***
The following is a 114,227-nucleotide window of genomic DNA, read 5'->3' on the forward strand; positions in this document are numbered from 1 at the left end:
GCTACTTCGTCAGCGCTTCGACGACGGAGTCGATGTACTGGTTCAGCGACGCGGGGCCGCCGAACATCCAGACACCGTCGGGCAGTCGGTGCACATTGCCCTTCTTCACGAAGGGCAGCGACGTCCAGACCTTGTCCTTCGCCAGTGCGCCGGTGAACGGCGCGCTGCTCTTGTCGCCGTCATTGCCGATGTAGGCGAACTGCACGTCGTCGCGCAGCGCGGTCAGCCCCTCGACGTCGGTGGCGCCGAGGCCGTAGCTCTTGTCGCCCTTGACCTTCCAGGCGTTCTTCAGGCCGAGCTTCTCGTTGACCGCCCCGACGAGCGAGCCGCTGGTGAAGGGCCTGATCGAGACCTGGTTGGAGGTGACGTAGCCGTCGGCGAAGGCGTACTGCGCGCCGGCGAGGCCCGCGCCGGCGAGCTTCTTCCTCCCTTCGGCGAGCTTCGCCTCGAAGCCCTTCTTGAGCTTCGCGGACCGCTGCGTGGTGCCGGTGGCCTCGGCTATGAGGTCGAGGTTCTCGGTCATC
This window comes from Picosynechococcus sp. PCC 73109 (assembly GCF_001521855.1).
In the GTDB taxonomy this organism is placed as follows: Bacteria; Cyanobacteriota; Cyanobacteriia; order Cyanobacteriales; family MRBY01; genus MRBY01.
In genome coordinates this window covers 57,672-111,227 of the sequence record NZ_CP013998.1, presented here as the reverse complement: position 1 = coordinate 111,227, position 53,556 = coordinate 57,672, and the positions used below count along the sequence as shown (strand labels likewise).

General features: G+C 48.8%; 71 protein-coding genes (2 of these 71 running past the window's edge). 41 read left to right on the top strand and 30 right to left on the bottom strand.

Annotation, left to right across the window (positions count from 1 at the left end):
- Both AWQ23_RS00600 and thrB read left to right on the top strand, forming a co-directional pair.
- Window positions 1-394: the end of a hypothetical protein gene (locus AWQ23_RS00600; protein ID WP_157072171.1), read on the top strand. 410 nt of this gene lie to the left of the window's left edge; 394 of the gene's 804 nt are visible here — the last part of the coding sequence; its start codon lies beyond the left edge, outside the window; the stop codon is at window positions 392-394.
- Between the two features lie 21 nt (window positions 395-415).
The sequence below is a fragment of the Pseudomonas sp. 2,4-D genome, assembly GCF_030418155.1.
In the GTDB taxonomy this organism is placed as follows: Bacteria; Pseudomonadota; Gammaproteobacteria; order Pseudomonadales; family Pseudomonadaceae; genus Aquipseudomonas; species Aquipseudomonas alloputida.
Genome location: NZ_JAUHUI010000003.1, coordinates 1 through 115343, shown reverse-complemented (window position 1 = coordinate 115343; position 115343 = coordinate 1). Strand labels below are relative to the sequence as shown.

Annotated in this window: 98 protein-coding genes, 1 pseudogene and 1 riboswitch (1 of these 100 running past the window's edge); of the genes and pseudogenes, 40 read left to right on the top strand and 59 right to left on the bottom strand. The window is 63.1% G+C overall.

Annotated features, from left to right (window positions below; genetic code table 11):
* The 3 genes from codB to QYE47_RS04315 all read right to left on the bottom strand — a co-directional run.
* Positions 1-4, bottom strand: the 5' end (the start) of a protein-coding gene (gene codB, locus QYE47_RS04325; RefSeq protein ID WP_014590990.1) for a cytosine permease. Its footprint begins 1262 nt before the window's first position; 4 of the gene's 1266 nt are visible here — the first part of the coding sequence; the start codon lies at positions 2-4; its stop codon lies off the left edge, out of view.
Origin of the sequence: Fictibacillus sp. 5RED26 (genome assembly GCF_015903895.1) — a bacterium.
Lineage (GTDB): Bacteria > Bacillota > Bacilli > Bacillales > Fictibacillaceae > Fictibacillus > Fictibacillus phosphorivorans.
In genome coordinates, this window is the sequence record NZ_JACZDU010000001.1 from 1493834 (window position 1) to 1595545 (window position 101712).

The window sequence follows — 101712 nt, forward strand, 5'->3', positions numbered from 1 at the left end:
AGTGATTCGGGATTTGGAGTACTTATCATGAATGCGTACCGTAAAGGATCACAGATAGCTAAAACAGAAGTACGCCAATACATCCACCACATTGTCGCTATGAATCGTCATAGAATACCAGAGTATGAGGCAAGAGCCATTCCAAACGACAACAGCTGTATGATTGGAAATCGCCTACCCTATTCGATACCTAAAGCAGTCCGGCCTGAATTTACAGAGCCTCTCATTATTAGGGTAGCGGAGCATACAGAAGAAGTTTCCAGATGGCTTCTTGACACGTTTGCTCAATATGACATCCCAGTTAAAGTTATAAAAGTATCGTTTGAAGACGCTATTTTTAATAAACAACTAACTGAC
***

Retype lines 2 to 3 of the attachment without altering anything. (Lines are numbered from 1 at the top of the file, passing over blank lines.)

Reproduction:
GCTACTTCGTCAGCGCTTCGACGACGGAGTCGATGTACTGGTTCAGCGACGCGGGGCCGCCGAACATCCAGACACCGTCGGGCAGTCGGTGCACATTGCCCTTCTTCACGAAGGGCAGCGACGTCCAGACCTTGTCCTTCGCCAGTGCGCCGGTGAACGGCGCGCTGCTCTTGTCGCCGTCATTGCCGATGTAGGCGAACTGCACGTCGTCGCGCAGCGCGGTCAGCCCCTCGACGTCGGTGGCGCCGAGGCCGTAGCTCTTGTCGCCCTTGACCTTCCAGGCGTTCTTCAGGCCGAGCTTCTCGTTGACCGCCCCGACGAGCGAGCCGCTGGTGAAGGGCCTGATCGAGACCTGGTTGGAGGTGACGTAGCCGTCGGCGAAGGCGTACTGCGCGCCGGCGAGGCCCGCGCCGGCGAGCTTCTTCCTCCCTTCGGCGAGCTTCGCCTCGAAGCCCTTCTTGAGCTTCGCGGACCGCTGCGTGGTGCCGGTGGCCTCGGCTATGAGGTCGAGGTTCTCGGTCATC
This window comes from Picosynechococcus sp. PCC 73109 (assembly GCF_001521855.1).